Women’s March 2017
As a child of the 1990s, I was raised on the pink-and-glitter ‘girl power’ of supposed post-feminism ideals. I grew up in a household where both my parents worked, looking up to a mom who could do it all and instilled in me the confidence that I could do the same.
Back then, from my limited experience of the world as an elementary school girl, I believed adults when they told me that social progress was a continuous march upwards. Up and up: to the bigger, the better, and the more just.
But in my own march to adulthood, I quickly learned that the story was much more complicated. From the struggle of my lesbian neighbors who couldn’t marry, to the way my classmates mocked my “weird” Japanese middle name, to our Trinidadian family friend who was attacked in the street after 9/11, I could not reconcile these injustices with the narrative I had been told. The world was not just by default; it was made just by those who took action against injustice. At the same time, I refused to give up on the belief that a better world could exist.
I refused to give up on this belief because I see the groundwork for this better world everywhere around me–in our communities, our environment, and in one another. From the supernatural beauty of California’s redwoods to the more familiar, the joyful laugh of my two year old niece, there are so many things that make our country and our world great–so many things that are worth protecting.
The struggle for a better world is messy and uneven: legislative and constitutional ‘wins’ can be unraveled overnight, organizations and programs can lose crucial funding, and public opinion is malleable and subject to manipulation. Our civil liberties require ongoing maintenance. They are never guaranteed, but fought for each and every day.
For the first time in decades, the life expectancy in the U.S. is in decline. It is impossible for me to accept this statistic as business as usual. Corporate money in politics has put the health of business ahead of the health of the American people.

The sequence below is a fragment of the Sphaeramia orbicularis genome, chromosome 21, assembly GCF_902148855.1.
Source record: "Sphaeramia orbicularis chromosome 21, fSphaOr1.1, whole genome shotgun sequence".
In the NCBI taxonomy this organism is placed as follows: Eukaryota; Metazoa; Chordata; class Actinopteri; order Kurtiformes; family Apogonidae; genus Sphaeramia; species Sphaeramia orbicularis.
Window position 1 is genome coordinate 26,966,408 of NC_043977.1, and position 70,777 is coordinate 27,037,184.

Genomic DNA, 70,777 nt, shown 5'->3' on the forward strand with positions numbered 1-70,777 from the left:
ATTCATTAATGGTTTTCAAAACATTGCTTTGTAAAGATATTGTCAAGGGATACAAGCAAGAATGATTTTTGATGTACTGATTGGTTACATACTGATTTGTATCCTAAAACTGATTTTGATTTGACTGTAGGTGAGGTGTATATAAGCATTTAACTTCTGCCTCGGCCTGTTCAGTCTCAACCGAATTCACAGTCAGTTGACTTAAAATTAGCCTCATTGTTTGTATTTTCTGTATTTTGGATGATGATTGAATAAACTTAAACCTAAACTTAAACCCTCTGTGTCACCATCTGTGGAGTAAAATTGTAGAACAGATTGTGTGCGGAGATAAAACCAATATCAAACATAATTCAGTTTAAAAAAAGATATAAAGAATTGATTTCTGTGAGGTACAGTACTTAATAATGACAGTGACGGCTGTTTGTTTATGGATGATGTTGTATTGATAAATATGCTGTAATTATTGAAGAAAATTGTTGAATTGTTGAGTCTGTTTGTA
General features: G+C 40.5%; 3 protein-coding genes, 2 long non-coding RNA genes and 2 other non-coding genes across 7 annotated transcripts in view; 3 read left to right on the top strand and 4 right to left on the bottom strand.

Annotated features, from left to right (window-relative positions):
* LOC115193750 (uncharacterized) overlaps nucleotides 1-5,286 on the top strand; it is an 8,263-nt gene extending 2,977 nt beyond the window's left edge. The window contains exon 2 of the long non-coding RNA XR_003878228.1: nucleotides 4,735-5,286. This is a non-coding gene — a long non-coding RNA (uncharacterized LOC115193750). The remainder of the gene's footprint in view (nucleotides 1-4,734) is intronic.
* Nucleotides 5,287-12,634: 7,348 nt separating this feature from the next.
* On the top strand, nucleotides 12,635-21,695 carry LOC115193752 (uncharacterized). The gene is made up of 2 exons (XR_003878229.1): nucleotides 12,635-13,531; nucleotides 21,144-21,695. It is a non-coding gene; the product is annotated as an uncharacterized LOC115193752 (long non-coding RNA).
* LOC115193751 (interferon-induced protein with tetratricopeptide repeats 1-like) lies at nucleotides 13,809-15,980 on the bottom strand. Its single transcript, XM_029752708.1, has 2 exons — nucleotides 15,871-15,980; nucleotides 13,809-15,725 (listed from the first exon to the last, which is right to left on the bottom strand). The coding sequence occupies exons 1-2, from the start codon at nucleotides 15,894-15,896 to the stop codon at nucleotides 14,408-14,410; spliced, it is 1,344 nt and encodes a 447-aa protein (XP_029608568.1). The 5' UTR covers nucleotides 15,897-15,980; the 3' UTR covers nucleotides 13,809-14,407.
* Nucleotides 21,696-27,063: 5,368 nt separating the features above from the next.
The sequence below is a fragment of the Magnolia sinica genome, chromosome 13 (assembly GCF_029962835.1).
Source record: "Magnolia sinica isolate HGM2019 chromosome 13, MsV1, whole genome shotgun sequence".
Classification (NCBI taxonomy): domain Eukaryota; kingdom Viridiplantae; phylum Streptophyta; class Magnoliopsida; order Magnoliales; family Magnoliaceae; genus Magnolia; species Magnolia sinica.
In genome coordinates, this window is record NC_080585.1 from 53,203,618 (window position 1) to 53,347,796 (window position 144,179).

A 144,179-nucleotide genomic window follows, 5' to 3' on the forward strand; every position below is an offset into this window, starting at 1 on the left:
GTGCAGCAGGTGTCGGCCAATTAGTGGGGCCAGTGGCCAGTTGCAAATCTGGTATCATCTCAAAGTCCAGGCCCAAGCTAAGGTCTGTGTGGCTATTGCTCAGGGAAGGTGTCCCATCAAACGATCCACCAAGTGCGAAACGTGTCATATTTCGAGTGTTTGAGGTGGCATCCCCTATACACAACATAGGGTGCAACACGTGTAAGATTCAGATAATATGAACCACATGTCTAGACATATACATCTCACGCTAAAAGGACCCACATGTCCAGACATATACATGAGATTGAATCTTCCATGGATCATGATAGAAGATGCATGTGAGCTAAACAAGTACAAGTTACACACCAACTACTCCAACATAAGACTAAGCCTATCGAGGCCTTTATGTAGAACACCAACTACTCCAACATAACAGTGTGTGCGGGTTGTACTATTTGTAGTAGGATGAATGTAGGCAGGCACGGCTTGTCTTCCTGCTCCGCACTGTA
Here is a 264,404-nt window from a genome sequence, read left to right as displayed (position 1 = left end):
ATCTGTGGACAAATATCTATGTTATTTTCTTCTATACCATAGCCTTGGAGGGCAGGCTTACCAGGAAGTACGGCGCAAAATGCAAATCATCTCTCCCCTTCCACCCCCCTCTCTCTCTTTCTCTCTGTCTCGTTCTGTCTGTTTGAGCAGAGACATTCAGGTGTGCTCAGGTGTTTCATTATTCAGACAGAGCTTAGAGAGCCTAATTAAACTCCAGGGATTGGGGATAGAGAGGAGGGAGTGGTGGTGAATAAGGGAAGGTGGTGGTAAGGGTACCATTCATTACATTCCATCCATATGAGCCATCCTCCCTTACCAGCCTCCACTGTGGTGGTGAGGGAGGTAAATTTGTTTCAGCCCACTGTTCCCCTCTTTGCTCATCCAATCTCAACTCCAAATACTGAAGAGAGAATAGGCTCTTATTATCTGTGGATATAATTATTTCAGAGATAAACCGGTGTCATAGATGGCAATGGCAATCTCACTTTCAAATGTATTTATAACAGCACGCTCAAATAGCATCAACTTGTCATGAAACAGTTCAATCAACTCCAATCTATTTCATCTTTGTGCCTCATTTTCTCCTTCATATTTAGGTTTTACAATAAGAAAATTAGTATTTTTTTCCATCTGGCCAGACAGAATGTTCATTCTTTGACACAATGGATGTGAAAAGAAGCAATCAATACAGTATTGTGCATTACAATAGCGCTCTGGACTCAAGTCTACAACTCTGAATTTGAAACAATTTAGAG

Now more than ever, the political climate hits close to home when I am faced with the reality that my own parents are aging. Our new administration refuses to acknowledge our right to clean water and clean air in ignoring the overwhelming scientific consensus around climate change. Not to mention, many in our newly elected government have a track record of auctioning these rights to the highest bidder, favoring policy that trims invaluable years off of our loved ones’ lives for an extra buck.
One of the most important things I learned from my mother was how to be my own advocate by using my voice and my attention against injustice. I insist my voice be heard in business deals that gamble with my family’s health. Our struggle towards a more just world depends on resistance and action now.
I’m joining the Women’s March with CEH for the protection of our rights, our safety, our health, and our families. On January 21st, I will stand in solidarity with women and our allies to demonstrate to our new government that we will organize and unite to create our healthiest, most vibrant version of America, instead of settling for an exclusive version from the past.
Michelle Endo is the Litigation Coordinator at CEH in Oakland, California. She is a Los Angeles County native and rising first year law student.